Yes, a message system is probably overkill. But I think a strict hierarchy is too restrictive. Not every object in a container is 'interested' in the same things, but the container can't know that. For example, a flying monster does not need to be informed every tick that it's not standing on solid ground, but a ground-based monster does (so it can start falling). If you follow the strict hierarchy, you'll end up with a "void stuffHappened(GiantDataPacket)"-method, or a dozen methods called unneededly every tick.

The contained object should not be able to "mess up" the container. But if access to the container is restricted to a narrow interface (abstract base class) that just contains the methods the game object needs to use, this is not possible (unless you cast it down, but then it's "Your Own Damn Fault".

Still, certain things *should* sometimes be enforced by the container, for example that objects can't go outside the map.


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Maxamor    361
Thank you both for your replies. I totally understand what you are saying. I think my problem is that I am trying to design objects that know nothing about each other but have to work together--it's where I put the glue that I struggle with.

I agree that a message system is overkill. At least, I feel that it is for this scale of a project.

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Telastyn    3777
And even a ground based monster only needs to know if it's not standing on solid ground when it moves. And in that method, you already know if you're moving a flying or non-flying monster.... But yes, situations like that are where event and/or message systems or even some fudging of the rules is good. You don't need such systems, and I think they're becoming over used/recommended. They are however options; good options at that.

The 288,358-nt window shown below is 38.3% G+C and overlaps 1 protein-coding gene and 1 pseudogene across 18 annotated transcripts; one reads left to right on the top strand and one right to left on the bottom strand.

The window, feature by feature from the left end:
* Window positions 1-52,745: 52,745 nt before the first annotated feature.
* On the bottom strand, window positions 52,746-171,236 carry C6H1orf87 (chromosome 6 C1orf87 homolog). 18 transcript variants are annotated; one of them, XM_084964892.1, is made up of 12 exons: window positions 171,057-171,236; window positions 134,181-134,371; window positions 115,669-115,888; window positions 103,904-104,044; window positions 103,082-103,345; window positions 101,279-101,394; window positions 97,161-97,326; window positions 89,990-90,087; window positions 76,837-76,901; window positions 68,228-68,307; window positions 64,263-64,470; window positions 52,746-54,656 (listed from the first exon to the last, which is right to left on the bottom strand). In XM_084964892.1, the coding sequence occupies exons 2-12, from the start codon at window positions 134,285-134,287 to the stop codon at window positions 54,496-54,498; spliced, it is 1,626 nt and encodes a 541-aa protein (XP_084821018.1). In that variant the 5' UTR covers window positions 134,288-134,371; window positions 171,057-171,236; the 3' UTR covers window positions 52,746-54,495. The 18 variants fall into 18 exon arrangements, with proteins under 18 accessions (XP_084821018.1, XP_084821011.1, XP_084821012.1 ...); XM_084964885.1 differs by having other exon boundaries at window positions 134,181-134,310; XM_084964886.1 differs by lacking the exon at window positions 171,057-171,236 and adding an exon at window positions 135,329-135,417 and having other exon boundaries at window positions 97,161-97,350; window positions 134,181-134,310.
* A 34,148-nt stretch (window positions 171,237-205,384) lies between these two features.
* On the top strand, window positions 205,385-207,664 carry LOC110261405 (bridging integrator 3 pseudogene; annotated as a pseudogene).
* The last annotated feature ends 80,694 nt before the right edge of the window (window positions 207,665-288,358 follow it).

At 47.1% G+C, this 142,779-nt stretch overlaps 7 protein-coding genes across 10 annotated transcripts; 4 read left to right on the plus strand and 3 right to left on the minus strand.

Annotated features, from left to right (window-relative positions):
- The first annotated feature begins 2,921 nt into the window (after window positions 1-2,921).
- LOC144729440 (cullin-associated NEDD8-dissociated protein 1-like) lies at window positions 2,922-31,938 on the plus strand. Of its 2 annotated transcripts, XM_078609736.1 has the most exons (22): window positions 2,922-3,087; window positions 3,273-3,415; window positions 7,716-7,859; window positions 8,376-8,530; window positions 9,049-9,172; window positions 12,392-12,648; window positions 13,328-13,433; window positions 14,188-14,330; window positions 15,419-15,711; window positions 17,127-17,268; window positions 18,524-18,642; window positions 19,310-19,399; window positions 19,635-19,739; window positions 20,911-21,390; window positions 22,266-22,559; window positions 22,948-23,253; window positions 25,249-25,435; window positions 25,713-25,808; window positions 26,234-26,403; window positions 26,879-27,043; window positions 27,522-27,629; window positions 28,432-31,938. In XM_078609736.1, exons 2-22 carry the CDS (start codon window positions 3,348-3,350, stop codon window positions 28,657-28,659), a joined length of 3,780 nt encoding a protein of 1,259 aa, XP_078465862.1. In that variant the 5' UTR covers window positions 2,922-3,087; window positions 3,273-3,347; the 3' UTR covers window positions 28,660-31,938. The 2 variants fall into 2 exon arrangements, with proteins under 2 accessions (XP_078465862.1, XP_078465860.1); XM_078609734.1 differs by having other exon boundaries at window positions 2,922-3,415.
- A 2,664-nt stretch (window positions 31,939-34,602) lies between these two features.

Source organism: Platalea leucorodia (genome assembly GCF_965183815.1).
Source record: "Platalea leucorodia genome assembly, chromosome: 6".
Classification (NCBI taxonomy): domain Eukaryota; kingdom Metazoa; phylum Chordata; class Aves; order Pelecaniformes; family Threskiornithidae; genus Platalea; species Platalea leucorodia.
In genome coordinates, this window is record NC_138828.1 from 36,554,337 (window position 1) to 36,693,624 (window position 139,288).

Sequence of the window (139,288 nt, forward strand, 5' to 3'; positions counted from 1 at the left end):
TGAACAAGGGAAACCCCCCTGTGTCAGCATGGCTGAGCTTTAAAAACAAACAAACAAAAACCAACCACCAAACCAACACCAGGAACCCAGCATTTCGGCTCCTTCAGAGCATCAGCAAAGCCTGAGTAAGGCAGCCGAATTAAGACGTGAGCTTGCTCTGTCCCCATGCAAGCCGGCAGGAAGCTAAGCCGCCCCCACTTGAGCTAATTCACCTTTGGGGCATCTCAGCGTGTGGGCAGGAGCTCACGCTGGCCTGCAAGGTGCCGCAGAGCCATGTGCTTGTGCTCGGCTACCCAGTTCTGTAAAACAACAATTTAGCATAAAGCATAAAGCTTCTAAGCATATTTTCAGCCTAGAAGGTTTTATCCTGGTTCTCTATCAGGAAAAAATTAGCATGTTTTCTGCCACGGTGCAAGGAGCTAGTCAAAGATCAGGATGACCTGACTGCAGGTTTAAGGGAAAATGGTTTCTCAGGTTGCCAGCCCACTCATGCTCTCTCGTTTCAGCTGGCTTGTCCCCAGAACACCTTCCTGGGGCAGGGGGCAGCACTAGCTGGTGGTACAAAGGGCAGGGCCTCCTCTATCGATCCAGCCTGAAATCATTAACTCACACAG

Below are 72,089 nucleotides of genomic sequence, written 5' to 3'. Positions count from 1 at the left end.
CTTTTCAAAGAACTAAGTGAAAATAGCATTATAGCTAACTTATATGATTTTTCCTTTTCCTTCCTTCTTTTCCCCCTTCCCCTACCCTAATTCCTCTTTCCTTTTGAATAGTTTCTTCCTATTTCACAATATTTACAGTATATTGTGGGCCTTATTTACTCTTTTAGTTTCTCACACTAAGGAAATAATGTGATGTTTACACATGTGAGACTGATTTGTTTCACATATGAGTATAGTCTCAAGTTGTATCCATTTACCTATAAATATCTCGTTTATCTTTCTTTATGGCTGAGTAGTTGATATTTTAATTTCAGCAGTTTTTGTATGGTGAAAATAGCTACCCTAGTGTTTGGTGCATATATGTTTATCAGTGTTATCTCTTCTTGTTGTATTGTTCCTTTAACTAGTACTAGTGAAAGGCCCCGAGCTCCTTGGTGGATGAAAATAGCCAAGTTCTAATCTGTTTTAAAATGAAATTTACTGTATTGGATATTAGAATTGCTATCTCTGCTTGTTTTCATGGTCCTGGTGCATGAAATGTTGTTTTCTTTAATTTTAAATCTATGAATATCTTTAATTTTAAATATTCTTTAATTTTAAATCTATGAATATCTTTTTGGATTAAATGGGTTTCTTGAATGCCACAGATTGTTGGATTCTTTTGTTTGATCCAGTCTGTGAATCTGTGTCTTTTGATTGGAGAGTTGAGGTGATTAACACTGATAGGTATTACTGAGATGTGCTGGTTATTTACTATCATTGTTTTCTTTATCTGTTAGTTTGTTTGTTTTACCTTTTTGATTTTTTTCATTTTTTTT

As for Maxamor's 'glue': Generally, if you have two objects that need to work together, but need not know about one another, you make a class 'above' them. Just because two things can't know about each other doesn't mean you can't have something else that knows of both.

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umbrae    308
My first impression is that each item in the world implements an interface or is a subclass of a common interface for performing collisions. The 'collision space' has a reference to all these objects so it can tell them when they collided.

Or each object in the world has a 'physics' object that represents what they are in the world. This object interacts with the 'collision space' like above but it tells the owning object what happens.